Commissioner James: ‘I am not responsible’

Acting Commissioner of Police, Winston James says he is not responsible for his return to the top position with the Royal Grenada Police Force (RGPF).

James told members of the media last week Wednesday that his appointment to the post was ratified by the Public Service Commission (PSC), the body responsible for hiring civil servants.

The former Police Commissioner who served the RGPF for 41 years took up the acting position to replace Commissioner Willan Thompson who decided to proceed on 257 days leave after meeting with new Prime Minister and Minister of National Mobilisation, Dr. Keith Mitchell.

After the meeting, the Prime Minister told the media that he had concerns about someone holding the post of Commissioner of Police if he did not have confidence in him

According to James, it was quite easy for him to return to lead RGPF despite his retirement from the force in July 2008.

However, when he was further questioned about the essence of the Police Ordinance by THE NEW TODAY Newspaper Editor which says that when a Commissioner is going on leave that the person who has to take command of the Force is the Deputy Commissioner, James said that responsibility did not lie with him.

He confirmed that the Police Ordinance makes it clear that in the absence of a Police Commissioner, the Deputy Commissioner takes charge as the Acting Commissioner.

“In my case, I must inform you, I did not come here (by) myself, I did not promote myself. There is an Institution, according to law that is responsible for doing what is expected to be done in respect to appointing somebody to act as Commissioner, and that Institution… did what they were supposed to do in order to make me now Acting Commissioner of Police,” he said.

“I am not responsible for making such a decision,” added James who left office during the first half of the 2008 to 2012 rule of the former Congress administration.

The Acting Commissioner said he expected the question from the press and that is mainly the reason why a Press Conference that was first scheduled to take place on March 6 had to be postponed.

When members of the media arrived at Fort George for the Press Conference they were told that due to an emergency it was postponed.

“A process, as a matter of fact, was supposed to happen, and when I was ready to have the Conference, it did not happen,” James said.

Since he assumed the top position with RGPF on March 4, a number of Police Officers who are perceived to be supporters of the former National Democratic Congress (NDC) government have been transferred from their original postings.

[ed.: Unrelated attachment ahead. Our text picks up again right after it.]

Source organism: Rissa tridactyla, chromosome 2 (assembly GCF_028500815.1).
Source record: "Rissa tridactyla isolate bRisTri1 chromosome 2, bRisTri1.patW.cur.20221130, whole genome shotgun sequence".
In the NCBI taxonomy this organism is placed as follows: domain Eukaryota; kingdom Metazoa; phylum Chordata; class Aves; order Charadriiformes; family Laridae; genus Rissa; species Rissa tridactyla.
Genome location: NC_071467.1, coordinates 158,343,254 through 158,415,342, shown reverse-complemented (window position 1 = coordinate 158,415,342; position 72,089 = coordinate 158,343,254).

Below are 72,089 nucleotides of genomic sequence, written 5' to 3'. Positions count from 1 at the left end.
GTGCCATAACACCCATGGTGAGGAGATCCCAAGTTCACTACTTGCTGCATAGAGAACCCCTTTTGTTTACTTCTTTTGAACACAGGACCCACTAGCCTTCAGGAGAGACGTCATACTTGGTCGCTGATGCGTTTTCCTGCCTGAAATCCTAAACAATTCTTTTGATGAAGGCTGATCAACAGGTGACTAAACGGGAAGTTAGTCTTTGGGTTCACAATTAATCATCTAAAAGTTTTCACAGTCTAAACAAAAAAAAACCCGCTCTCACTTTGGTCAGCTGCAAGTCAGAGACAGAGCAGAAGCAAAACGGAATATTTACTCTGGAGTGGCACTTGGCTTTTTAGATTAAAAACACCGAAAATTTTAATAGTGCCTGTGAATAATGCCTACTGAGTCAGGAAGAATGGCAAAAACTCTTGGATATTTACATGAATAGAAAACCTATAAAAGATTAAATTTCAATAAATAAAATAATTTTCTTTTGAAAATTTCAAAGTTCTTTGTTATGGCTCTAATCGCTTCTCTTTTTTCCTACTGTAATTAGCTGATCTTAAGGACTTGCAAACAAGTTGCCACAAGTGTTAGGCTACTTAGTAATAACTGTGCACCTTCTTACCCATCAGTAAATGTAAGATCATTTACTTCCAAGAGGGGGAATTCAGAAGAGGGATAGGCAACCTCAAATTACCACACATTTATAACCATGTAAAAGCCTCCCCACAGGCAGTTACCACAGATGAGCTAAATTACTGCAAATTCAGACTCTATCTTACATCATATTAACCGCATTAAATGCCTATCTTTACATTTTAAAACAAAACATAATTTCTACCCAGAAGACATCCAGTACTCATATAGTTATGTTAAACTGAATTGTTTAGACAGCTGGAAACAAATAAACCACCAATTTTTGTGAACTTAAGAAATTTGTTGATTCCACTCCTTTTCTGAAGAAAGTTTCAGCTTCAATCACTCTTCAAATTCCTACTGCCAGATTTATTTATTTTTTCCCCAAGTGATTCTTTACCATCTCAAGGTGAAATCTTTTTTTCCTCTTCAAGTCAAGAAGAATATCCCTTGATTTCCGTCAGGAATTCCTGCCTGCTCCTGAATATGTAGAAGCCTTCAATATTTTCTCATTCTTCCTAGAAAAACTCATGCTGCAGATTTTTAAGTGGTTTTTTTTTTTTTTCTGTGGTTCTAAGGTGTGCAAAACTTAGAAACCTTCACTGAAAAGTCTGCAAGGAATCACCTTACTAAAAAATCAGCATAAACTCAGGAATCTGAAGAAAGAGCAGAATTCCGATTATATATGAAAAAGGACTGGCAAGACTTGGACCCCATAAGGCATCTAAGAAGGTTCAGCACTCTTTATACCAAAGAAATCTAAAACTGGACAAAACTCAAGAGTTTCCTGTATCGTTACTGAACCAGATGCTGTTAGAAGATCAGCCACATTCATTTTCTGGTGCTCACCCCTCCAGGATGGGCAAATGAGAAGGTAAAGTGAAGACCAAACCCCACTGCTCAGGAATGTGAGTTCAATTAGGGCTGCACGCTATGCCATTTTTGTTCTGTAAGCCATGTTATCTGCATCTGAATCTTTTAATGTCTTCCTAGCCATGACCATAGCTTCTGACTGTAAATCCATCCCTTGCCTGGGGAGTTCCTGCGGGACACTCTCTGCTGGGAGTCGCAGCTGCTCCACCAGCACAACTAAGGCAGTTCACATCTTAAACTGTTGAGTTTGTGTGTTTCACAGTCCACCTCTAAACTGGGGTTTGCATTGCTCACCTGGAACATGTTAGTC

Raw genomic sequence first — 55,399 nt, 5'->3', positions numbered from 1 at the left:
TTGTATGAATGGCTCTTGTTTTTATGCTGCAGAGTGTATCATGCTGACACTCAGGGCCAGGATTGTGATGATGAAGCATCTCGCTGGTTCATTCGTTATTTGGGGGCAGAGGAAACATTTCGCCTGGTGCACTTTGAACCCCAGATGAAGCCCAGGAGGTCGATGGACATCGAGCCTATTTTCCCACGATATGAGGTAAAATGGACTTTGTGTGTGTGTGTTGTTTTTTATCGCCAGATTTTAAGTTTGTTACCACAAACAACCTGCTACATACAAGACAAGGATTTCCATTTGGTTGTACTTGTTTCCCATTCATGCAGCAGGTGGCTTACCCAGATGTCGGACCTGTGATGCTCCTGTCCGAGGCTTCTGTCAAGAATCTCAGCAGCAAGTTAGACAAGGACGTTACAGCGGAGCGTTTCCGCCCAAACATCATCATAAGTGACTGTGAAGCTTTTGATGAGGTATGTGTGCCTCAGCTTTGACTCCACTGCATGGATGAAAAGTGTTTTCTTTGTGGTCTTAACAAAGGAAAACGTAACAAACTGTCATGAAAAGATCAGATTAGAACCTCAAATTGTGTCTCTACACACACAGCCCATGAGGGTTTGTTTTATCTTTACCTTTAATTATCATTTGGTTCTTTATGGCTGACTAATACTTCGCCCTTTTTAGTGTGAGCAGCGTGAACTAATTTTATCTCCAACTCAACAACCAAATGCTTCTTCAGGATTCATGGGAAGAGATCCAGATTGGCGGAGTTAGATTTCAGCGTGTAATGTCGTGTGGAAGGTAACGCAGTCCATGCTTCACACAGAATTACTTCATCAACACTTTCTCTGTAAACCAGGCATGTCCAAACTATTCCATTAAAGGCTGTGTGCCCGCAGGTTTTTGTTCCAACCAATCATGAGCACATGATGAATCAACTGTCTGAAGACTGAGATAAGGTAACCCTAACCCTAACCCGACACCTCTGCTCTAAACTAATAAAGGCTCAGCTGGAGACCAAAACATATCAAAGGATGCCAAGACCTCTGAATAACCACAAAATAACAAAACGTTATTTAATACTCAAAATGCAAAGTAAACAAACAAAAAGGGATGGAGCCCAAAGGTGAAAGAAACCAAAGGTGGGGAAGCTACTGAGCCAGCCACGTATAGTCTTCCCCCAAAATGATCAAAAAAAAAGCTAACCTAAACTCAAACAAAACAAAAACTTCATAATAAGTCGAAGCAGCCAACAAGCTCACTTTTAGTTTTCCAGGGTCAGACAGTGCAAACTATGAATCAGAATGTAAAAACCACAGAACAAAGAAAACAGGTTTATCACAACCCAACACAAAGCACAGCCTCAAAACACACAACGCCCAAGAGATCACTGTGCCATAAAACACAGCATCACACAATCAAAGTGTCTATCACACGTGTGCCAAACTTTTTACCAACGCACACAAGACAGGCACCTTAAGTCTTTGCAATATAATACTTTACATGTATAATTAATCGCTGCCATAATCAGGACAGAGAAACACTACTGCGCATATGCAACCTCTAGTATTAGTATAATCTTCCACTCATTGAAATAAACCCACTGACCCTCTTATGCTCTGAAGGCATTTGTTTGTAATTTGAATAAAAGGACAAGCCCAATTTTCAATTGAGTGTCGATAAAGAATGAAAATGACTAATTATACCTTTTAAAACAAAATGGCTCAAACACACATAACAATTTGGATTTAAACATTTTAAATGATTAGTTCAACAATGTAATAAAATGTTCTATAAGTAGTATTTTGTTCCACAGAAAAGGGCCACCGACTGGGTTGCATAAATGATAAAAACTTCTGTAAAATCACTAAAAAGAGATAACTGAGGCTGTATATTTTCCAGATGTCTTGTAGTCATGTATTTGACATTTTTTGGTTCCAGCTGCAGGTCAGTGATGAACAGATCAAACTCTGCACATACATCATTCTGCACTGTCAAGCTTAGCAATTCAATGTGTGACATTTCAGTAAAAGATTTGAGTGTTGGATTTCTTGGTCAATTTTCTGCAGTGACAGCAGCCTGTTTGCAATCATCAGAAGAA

Among the affected officers are Superintendent Godfrey Fleming (Immigration), Inspector Senneth Joseph (Financial intelligence Unit (FIU), and Superintendent Vannie Curwen (Head of Special Branch).

James noted that Police Officers have a constitutional right to support any Political Party of their choice and that right “cannot be taken away from us by anyone”.

However, he quickly cautioned his subordinates to cherish that right by being careful about what they say politically in the public since he believes that that can serve to affect the RGPF in the future.

“I spent 41 years in the Police Force and I’ve seen a number of persons who opened themselves politically and they regretted it at the end of the day,” he remarked.

James announced that he was taking command of RGPF on a month-to-month basis for a period of six months in the first instance.

The Acting Commissioner also addressed the promotion of 51 Police Officers that took place just before the February 19 General Elections.

He dismissed reports circulating in the country that he would be stripping the newly promoted Police Officers from their new ranks.

“I want to assure members of the Press and all the persons who were promoted that I have no intention of interfering with such promotion, neither do the Minister of National Security,” he said.

The Acting Commissioner charged that the “season for propaganda” is still alive.

The recent promotions done by Commissioner Thompson included three Superintendents of Police, Two Assistant Superintendents of Police, five Inspectors, 14 Sergeants, and 26 Corporals.

Head of Operations, Edvin Martin was also promoted to the rank of Assistant Commissioner of Police.

The Acting Police Commissioner said in order to achieve the goals and objectives of RGPF he intends to work along with the high echelon of the Force including the Deputy Commissioner, Franklyn Redhead.

“My first priority would be to get my senior rank, persons in the Commissioner’s rank to come together as a team so that we can be seen as working in the interest of the Police Force. We are expected to work as a cohesive team and to set examples that our Juniors would follow,” he added.

James spoke of his determination to unite the RGPF, which is said to be split between NNP and NDC supporters.

He said he told the members of his executive that they have a responsibility to carry the Police Force, and “we cannot be seen as fragmented in doing that because our Juniors would soon identify that and start to disrespect us”.

He made a plea for police officers to “come together in unity and work in the interest of the people of Grenada, Carriacou and Petite Martinique.”

“We have to put aside all bitterness and egoistic behaviour against each other, and join hearts and hands together to build the public image of the Royal Grenada Police Force,” he said.

“I will serve without fear or favour, ill-will or malice,” James added.


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